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Will Facebook's Cambridge Analytica Scandal Actually Cause Users To Delete The App?


It's not really a surprise that people's personal data on Facebook was gathered and sold and spread around. Most people have known for quite some time now that our information online is far from secure. But the recent news about Cambridge Analytica getting millions of people's information seems to have hit a nerve.

We wanted to get some perspective on this, so we've called Siva Vaidhyanathan. He is a media studies professor at the University of Virginia, and he's with us now. Professor, thanks so much for joining us.

SIVA VAIDHYANATHAN: Thank you, Michel. It's good to talk to you.

MARTIN: Well, this has sparked an outcry and some calls to #DeleteFacebook. Do you think this is a real thing?

VAIDHYANATHAN: I think it's a thing among an elite strata of Twitter users. I don't think it's going to turn into a mass movement. Nor do I necessarily think it should. You know, people who study social media, people who do data science, privacy advocates, even the Federal Trade Commission - we've all known about this practice that Facebook has had since about 2010.

You know, since about 2010, Facebook has been sort of promiscuously and notoriously duplicitous and irresponsible with our data. Now, people are upset about it, and they should be, but they should have been upset about it then, too. And some of us were. But nobody was paying attention because Facebook was this shiny, happy, new company.

MARTIN: As you're suggesting that this has been an open secret for years, is there something about this episode, though, that feels different to you?

VAIDHYANATHAN: Oh, it feels different in terms of the public awareness. You know, I think that's a major change. And the fact that there seems to be growing dissatisfaction with Facebook - that's been building since the 2016 election when it was pretty clear that President Trump had exploited Facebook successfully. But that was accompanied by serious propaganda efforts, disinformation and misinformation efforts from certain agents coming out of Russia, right? Facebook is just barely coming to terms with that. But I think there's public awareness that I wish had been around before the damage was done.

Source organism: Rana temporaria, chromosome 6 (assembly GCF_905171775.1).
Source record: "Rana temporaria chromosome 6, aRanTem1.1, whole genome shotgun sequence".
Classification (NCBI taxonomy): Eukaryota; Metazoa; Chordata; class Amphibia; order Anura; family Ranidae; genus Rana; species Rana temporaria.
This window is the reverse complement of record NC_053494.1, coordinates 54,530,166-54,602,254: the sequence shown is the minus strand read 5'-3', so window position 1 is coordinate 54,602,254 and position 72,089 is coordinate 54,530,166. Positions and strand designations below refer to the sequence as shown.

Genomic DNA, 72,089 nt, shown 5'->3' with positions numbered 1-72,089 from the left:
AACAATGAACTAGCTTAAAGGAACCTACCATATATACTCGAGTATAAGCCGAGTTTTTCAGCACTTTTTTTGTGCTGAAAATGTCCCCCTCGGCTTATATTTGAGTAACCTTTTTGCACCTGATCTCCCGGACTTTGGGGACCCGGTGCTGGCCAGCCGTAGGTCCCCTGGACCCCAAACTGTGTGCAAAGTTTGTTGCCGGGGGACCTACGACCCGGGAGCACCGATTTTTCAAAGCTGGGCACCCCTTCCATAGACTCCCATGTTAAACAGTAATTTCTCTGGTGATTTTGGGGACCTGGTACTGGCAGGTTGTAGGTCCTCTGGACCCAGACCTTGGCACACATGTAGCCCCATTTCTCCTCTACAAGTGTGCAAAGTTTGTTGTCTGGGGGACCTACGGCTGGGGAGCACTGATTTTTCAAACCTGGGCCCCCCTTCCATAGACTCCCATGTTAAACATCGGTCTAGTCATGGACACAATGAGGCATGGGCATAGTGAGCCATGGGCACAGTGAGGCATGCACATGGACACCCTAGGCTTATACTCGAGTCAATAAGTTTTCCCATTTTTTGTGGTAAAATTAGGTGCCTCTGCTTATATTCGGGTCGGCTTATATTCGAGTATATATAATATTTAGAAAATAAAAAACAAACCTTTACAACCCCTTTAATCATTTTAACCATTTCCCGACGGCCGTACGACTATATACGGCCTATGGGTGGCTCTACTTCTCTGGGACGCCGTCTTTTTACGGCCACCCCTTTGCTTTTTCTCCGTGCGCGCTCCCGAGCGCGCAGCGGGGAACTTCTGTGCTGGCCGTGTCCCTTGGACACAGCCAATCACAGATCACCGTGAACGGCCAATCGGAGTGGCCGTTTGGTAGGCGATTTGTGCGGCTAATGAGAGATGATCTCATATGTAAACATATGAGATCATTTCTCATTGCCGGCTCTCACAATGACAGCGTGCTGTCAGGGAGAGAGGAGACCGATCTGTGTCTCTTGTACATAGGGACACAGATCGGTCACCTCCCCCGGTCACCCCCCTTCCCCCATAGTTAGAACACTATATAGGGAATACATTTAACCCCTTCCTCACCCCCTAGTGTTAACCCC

MARTIN: So you're saying you think there is something about this episode that's hitting a nerve. You know, why now is this the episode that is getting all this attention?

VAIDHYANATHAN: Well, I think there's a bit of spy novel (laughter) to this whole latest episode, right? Cambridge Analytica itself is this sort of secretive front company that is controlled by billionaire genius Robert Mercer. And Steve Bannon, you know, was on the board. And the people who run Cambridge Analytica seem to brag about their ability to manipulate minds. The spy novel elements of it are very attractive, right? Here's an actual narrative, an actual story for people to get shocked about.

MARTIN: I think people are probably getting the clue right now that you are a bit of a Facebook critic.

VAIDHYANATHAN: (Laughter) Yes.

MARTIN: You have a book coming out soon called "Anti-Social Media: How Facebook Disconnects Us And Undermines Democracy." But I do want to ask if you think that this issue is unique to Facebook.

VAIDHYANATHAN: It's unique to Facebook because Facebook is so pervasive, right? Two-point-two billion people use Facebook every month around the world. That is a tremendous amount of power. It's cultural power. It's intellectual power. It's political power. It's financial power. It's an incredibly important part of people's lives around the world.

MARTIN: Well, that - yeah, that kind of leads to the question I was going to conclude with. Is there anything that people can do if they are upset about this? If they are worried about their privacy being invaded or if they don't like the uses to which their - this information has been put, is there anything people can do? Can they...


MARTIN: ...Delete their profiles?

VAIDHYANATHAN: Yeah. I mean, we could delete our profiles. A few hundred thousand Americans delete their profiles, doesn't matter because, you know, a few hundred thousand people in India just signed up for Facebook. So that's not going to hurt Facebook. But you should delete your Facebook profile if Facebook puts you in a bad mood, if it distracts you at work, if you're getting into nasty arguments with your uncle. You know, those are reasons to get off of Facebook.

But don't get off of Facebook because you think it's going to make a difference to Facebook or to the world. If you have a problem with how Facebook has misled us, abused our privileges, abused our relationship with them, we need to use the instruments of regulation to curb its power. So if we act as citizens, we have a chance. If we act as Facebook users, we have no chance.

MARTIN: That's Siva Vaidhyanathan. He is a media studies professor at the University of Virginia. Professor, thanks so much for speaking with us.

VAIDHYANATHAN: Thank you, Michel. This was a pleasure.

MARTIN: In a statement today, CEO Mark Zuckerberg announced a breach of trust, quote, "between Facebook and the people who share their data with us and expect us to protect it," unquote. Transcript provided by NPR, Copyright NPR.